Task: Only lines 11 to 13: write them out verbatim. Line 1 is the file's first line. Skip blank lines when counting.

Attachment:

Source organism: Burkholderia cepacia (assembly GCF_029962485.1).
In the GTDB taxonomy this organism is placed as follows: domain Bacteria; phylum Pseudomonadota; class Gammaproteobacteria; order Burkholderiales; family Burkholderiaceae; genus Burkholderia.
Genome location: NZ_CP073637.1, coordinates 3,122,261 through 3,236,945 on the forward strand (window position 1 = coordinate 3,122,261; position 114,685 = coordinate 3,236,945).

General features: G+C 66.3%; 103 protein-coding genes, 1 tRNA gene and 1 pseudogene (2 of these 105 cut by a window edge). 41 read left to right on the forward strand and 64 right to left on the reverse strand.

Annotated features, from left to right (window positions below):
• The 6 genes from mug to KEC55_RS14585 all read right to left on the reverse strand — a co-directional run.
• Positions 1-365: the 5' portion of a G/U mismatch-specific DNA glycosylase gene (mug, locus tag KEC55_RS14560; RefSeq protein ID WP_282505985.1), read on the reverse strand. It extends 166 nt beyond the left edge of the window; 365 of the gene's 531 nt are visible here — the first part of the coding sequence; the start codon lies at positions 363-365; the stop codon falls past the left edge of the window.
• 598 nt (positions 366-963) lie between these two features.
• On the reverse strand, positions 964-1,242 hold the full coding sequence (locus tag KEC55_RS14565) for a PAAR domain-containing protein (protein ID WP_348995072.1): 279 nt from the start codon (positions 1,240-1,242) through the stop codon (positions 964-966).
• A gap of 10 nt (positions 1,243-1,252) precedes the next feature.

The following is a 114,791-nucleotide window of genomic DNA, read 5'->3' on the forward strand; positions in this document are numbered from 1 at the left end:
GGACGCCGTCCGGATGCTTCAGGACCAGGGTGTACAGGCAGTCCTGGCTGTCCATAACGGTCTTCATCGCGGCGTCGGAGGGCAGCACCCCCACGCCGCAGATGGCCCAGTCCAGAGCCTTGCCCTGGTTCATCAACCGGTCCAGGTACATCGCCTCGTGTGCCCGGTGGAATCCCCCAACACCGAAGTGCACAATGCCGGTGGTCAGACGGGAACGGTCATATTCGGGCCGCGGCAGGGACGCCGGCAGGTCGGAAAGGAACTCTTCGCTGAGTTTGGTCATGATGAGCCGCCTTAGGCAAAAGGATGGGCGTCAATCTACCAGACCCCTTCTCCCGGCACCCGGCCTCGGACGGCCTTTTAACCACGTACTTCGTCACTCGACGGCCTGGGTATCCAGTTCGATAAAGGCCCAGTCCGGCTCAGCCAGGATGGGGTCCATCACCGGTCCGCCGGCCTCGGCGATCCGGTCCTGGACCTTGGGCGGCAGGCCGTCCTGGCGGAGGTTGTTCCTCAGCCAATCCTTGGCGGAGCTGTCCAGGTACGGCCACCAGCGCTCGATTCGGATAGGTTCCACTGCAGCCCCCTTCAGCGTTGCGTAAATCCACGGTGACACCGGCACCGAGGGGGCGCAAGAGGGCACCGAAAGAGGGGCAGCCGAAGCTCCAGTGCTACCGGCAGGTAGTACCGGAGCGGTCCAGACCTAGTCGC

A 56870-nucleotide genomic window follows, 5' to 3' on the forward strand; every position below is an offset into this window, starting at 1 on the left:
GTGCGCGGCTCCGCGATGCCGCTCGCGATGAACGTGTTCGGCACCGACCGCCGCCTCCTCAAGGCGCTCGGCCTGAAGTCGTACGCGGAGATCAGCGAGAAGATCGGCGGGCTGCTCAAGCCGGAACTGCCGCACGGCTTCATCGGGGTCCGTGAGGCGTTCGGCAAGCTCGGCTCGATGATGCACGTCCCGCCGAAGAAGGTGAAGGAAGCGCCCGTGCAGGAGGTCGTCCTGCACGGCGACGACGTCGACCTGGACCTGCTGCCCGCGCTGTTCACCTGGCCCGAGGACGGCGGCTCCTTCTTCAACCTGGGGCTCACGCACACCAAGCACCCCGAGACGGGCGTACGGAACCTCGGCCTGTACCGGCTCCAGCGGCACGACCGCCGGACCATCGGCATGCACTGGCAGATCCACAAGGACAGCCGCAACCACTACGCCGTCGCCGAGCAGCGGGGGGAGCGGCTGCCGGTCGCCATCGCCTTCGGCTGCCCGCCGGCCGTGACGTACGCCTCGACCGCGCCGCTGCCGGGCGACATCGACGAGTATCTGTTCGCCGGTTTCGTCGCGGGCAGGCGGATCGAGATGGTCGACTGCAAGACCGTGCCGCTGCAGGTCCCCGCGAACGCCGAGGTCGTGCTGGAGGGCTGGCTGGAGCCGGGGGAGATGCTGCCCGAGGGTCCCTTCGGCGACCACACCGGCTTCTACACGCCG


The following is a 114,791-nucleotide window of genomic DNA, read 5'->3' on the forward strand; positions in this document are numbered from 1 at the left end:
GGACGCCGTCCGGATGCTTCAGGACCAGGGTGTACAGGCAGTCCTGGCTGTCCATAACGGTCTTCATCGCGGCGTCGGAGGGCAGCACCCCCACGCCGCAGATGGCCCAGTCCAGAGCCTTGCCCTGGTTCATCAACCGGTCCAGGTACATCGCCTCGTGTGCCCGGTGGAATCCCCCAACACCGAAGTGCACAATGCCGGTGGTCAGACGGGAACGGTCATATTCGGGCCGCGGCAGGGACGCCGGCAGGTCGGAAAGGAACTCTTCGCTGAGTTTGGTCATGATGAGCCGCCTTAGGCAAAAGGATGGGCGTCAATCTACCAGACCCCTTCTCCCGGCACCCGGCCTCGGACGGCCTTTTAACCACGTACTTCGTCACTCGACGGCCTGGGTATCCAGTTCGATAAAGGCCCAGTCCGGCTCAGCCAGGATGGGGTCCATCACCGGTCCGCCGGCCTCGGCGATCCGGTCCTGGACCTTGGGCGGCAGGCCGTCCTGGCGGAGGTTGTTCCTCAGCCAATCCTTGGCGGAGCTGTCCAGGTACGGCCACCAGCGCTCGATTCGGATAGGTTCCACTGCAGCCCCCTTCAGCGTTGCGTAAATCCACGGTGACACCGGCACCGAGGGGGCGCAAGAGGGCACCGAAAGAGGGGCAGCCGAAGCTCCAGTGCTACCGGCAGGTAGTACCGGAGCGGTCCAGACCTAGTCGC

A 56870-nucleotide genomic window follows, 5' to 3' on the forward strand; every position below is an offset into this window, starting at 1 on the left: